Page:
I woke up with a loneliness that has delicately wrapped itself around my shoulders. I feel its presence, ever so slightly in all that I’ve done this morning. The clouds outside seem to have done the same to the morning light. We are wearing our grayness like a cloak, me and this new day.
Why should I feel this way? Here is my truth. I live a double life. We all do, all the people in my family and sometimes it makes me sad.
Yes, I have five boys…three of my own, plus two more gifts from my marriage to Richard. And I like to write and talk to anyone who will listen about how hard it is having all these kids. The dishes, the laundry, the clutter, the noise, the financial strains are all sometimes more than I can handle. Also, it hasn’t been as easy to ‘blend’ these two unique families into the new amazing one I originally idealized when I was newly in love and running on the fumes of passion and naivety. I’ve shared that with others too.
But the truth is, I only have those five boys every other week. Both of our custody arrangements are set for a week on/a week off schedule. In truth, we should call it a week with and a week without.
In the beginning, it was fun. I cannot lie. The idea of a week without any kids in the house was exciting. I used to look forward to that moment when everything went still in the house and the quiet danced through the rooms and seeped into my stressed out body. Richard and I would head out on our ‘date night’, exploring new places and having adventures that are so much easier for ‘free’ people to have. It has always been a special time for us and I do believe it helps us keep our marriage sparking. But, it comes at a price.
And that price seems exorbitant at times.
It’s not normal for this Mama to be away from her children for a week at a time. It has become our normal because when my marriage to their father ended, the most fair thing we could think of was to share our time with them in this way. And I will say it again, my children have amazing parents and I would never want them to lose any time with either of them. But that doesn’t make it any less hard or uncomfortable or lonely to have them be away from your child for half a month, half a year, half of the rest of their childhoods.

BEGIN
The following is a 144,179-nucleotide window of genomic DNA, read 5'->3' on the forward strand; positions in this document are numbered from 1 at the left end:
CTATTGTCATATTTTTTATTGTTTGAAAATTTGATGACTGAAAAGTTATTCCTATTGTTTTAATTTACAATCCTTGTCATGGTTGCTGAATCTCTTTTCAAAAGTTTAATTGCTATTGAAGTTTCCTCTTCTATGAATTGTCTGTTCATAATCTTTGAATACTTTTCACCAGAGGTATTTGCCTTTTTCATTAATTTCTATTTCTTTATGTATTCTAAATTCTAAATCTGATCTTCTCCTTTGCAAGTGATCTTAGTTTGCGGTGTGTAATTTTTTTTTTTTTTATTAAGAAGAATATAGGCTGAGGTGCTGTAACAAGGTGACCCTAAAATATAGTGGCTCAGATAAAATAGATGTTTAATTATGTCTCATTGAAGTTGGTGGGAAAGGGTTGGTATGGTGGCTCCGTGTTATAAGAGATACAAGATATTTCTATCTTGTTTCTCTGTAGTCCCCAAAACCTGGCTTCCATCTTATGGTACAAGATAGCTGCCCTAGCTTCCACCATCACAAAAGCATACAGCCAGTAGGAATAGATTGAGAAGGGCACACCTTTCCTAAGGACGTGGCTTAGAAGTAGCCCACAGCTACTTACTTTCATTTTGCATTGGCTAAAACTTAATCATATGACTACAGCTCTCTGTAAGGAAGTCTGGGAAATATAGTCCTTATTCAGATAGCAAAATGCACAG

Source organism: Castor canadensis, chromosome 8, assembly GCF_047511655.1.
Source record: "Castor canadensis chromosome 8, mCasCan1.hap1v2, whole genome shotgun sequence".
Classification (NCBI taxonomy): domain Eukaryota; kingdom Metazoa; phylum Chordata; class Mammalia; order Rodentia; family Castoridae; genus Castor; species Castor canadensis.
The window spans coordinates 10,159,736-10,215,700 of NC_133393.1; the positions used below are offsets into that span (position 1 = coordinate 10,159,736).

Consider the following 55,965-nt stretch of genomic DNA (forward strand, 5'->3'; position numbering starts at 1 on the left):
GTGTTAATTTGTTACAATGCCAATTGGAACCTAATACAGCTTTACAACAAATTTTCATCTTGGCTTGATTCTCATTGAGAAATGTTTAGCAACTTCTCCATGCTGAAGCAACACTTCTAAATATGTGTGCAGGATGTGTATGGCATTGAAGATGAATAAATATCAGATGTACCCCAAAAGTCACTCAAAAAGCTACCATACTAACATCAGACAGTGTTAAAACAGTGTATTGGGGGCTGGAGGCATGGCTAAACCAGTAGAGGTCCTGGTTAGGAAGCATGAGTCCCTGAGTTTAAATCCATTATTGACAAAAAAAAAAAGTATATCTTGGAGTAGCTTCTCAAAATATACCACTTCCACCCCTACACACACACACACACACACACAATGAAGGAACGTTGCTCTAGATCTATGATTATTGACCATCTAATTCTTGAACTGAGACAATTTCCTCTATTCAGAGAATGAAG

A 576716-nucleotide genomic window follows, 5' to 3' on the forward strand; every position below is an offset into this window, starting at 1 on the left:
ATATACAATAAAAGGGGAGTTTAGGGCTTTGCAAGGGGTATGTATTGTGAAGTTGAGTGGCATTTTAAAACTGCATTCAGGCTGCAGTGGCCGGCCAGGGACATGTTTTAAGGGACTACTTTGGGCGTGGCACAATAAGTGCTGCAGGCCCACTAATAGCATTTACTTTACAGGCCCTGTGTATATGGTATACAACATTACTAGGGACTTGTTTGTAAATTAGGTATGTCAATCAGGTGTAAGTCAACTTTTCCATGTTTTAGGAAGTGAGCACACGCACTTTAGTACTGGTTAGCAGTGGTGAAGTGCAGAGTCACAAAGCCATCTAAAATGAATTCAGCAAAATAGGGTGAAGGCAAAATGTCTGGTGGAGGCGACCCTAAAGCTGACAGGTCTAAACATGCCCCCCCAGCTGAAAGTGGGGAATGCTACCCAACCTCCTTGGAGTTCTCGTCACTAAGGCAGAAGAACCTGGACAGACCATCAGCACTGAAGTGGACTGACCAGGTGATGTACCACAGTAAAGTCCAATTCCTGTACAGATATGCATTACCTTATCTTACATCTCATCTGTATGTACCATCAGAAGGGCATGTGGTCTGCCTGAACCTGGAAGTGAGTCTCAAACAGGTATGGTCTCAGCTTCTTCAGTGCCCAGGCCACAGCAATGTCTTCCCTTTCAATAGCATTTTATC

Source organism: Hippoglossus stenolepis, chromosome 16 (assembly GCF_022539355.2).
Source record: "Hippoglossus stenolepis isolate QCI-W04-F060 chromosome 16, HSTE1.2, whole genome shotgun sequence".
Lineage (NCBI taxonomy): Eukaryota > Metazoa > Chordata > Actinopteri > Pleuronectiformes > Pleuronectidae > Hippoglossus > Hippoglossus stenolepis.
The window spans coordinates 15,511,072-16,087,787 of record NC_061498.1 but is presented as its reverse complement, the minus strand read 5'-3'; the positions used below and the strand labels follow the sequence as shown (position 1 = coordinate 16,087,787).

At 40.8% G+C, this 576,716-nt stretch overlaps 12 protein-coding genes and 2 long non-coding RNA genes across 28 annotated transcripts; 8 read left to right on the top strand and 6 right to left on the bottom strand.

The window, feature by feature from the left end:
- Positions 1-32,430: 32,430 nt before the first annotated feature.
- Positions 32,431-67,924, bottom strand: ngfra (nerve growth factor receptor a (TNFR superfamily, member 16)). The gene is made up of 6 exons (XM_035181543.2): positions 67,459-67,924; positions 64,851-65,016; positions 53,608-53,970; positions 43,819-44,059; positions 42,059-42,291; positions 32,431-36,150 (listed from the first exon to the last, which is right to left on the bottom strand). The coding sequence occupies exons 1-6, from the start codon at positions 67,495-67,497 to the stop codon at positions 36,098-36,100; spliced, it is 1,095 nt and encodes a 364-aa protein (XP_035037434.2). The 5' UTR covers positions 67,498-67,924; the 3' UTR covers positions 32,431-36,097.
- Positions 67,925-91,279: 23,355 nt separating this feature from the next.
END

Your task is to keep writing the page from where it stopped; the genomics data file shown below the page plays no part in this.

Last night Richard and I went on one of our dates. We had a decadent glass of red wine and then went to see Me and Earl and The Dying Girl. We loved the film, but it is the kind of movie that decides to get up and leave with you after the credits finish rolling. It sits in the backseat of the car on the long, quiet, ride home, stands behind you as you brush your teeth and gaze into the mirror at your puffy eyes, and even crawls into bed in between you as you pull the blankets up to cover yourself, your heart, your mind and all its worries and wonders.
It’s the kind of movie that makes you realize how fast it all (LIFE) goes by and how little the messes truly matter. It’s the kind of movie that makes you sad that your children are away half of the time, seeing new things, smiling fresh smiles, shedding salty tears that you aren’t there to see with your own two eyes. It’s the kind of movie that makes you swear you will savor the little things, the annoyances, the joys, the moments that once ticked by can’t be snatched back. I realize that one could argue that our children’s lives are good because they are living more experiences, have more people to love and nurture them, and are gaining a broader perspective on how the world works. And most days I know this to be true.
But this morning, I just feel lonely here without them.